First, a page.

TRS or TS cables? I believe I was using a balanced cable (TRS) through the Master Out from the SPD SX to FOH. It's very possible that I may have accidentally used an unbalanced TS cable to go from my Headphone out (SPD SX) to the mixer. Do you think this is where I may have gone wrong?
 

bpaluzzi

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Thanks for the details -- just so I can get a better picture, can you confirm that the set up was like this:

- Main output of SPD-SX (L/Mono): 1/4" TS --> DI Box --> FOH mixer
- Headphone output of SPD-SX: 1/4" TRS --> "L" channel of input 3/4 on your submixer
- Aux / monitor output of FOH mixer --> XLR (x2) --> Channel 1 and Channel 2 of your submixer

When you say your mix was blown out -- was this the monitor mix coming from the front of house, the sounds from your SPD-SX, or both?

For the question about the powered output / speaker load -- I'm trying to figure out if it was coming from an amplifier or not. If it was a signal that was meant to go into a passive speaker (one without an onboard amplifier -- the only connection would be the speaker cable, not a power cord), then it would be way too hot for your submixer. This type of signal would generally not be sent on an XLR, but it's possible with some cable makeups to get there. 9 times out of 10 though, an XLR cable for a monitor means that it's meant to go into a powered speaker (has an onboard amplifier - two connections to the speaker: a speaker cable and a power cord), which _should_ be okay for your submixer (although it'd be running a line-level signal through the microphone preamplifiers, so you'd still have to set all of your gains + levels pretty low).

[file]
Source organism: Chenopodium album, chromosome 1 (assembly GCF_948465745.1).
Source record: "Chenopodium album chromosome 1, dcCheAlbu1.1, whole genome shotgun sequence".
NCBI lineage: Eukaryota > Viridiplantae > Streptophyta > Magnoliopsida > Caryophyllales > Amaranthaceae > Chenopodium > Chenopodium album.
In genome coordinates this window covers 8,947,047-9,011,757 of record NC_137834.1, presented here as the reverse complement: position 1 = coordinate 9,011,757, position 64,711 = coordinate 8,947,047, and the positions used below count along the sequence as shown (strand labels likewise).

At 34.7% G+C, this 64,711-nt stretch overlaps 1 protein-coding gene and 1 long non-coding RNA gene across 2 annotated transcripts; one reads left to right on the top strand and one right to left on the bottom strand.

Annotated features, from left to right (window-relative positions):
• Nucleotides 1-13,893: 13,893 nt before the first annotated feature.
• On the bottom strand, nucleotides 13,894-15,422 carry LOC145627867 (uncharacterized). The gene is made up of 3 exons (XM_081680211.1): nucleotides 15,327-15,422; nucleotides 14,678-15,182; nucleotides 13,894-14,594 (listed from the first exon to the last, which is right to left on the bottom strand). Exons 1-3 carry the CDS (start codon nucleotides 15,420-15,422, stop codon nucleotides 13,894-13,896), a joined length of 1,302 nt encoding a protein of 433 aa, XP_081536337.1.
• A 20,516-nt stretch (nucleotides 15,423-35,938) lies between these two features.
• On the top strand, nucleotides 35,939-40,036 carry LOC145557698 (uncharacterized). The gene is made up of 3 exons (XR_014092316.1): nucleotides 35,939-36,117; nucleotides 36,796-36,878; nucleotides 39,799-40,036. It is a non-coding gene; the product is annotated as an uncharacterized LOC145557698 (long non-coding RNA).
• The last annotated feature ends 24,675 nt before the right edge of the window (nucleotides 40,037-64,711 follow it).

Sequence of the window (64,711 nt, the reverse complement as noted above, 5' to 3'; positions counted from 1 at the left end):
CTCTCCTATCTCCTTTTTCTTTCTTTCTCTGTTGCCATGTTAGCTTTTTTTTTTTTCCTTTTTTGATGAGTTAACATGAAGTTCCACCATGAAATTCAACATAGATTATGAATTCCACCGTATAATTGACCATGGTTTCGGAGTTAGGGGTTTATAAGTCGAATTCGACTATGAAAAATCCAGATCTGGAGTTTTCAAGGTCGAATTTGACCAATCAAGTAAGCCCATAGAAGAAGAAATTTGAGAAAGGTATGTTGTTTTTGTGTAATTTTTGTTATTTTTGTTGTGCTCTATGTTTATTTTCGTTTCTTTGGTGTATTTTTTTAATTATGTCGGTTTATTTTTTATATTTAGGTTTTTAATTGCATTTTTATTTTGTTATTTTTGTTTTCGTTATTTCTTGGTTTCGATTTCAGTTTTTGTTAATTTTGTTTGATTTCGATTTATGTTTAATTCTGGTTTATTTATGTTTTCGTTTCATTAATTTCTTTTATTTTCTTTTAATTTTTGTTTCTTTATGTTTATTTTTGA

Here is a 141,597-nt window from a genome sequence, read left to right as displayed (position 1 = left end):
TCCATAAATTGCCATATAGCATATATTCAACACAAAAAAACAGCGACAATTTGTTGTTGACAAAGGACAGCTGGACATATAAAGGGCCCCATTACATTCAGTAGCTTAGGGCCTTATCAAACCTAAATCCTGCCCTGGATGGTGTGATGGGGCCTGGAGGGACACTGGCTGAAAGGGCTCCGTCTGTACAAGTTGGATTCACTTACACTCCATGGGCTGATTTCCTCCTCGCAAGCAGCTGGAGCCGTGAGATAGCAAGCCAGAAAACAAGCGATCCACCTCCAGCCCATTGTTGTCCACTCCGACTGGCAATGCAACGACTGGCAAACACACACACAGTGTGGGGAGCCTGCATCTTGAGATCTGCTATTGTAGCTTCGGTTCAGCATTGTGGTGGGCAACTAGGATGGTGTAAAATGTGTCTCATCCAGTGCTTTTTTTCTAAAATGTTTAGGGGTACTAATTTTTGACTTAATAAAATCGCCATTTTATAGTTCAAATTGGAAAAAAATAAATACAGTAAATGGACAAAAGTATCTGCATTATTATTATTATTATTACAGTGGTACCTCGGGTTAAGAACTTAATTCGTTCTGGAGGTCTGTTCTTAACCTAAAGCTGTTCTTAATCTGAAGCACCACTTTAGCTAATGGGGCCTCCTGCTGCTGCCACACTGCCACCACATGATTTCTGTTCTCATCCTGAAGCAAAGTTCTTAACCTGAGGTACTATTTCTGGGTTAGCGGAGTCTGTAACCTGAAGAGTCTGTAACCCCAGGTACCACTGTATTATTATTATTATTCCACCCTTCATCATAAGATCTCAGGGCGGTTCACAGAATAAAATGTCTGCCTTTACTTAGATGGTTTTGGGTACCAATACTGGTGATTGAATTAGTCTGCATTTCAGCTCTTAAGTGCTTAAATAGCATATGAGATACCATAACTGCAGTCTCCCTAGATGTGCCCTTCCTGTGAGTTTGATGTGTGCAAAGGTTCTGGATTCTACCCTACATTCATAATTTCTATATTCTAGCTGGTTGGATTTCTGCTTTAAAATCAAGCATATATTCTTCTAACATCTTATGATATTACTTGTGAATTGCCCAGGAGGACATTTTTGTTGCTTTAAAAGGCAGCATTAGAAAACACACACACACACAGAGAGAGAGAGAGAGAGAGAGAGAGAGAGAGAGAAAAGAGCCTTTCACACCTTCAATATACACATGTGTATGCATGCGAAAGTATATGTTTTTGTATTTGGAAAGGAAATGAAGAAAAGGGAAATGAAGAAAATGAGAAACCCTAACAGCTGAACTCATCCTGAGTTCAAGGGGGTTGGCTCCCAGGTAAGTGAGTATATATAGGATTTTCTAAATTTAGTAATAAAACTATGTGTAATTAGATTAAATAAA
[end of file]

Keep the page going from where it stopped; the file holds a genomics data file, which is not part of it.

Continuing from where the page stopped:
If it's only the sounds from the SPD-SX that were blown out, that's a relatively straightforward fix -- you were running a stereo signal into a mono balanced input, so you were only getting the phase-inverted difference in your mix (that is, only the things that were different from the L and R halves of the stereo mix -- anything that was panned to the center would be completely removed). To connect this properly, either:
1. use a TRS-to-dual-TS cable (a "Y-cable" or "insert cable" is what you'll see if marketed as), plugging the TRS side into the headphone out and the TS sides into both channels 3 (L) and 4 (R) on the mixer.
2. use a TS-to-TS cable (standard "instrument" or "guitar" cable) and plug from the R main output of the SPD-SX into the channel 3 (L) input on the mixer. For this to work, you should pan all of your sounds on the SPD-SX to dead center though. This means that master out L will go to the DI box --> FOH mixer, and master out R (an exact copy, if you pan to the center) will go to your submixer. This doesn't work if you use the SPD-SX click, though, so if you do that, then use the previous (headphones w/ y-cable)
 

Geardaddy

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I can see several potential issues in your setup. And also that it should be able to be resolved.

First, why are you running a headphone signal from your SPD SX to an input on your Behringer mixer? That is just not a good idea (headphones should be the only thing plugged into a headphone output). To monitor the SPD SX output, run a 1/4" cable out of the SPD SX to the house DI and another one back from the house DI to your mixer. That way you have the same signal going to both mixers. Virtually all DI boxes have two 1/4" jacks for that purpose.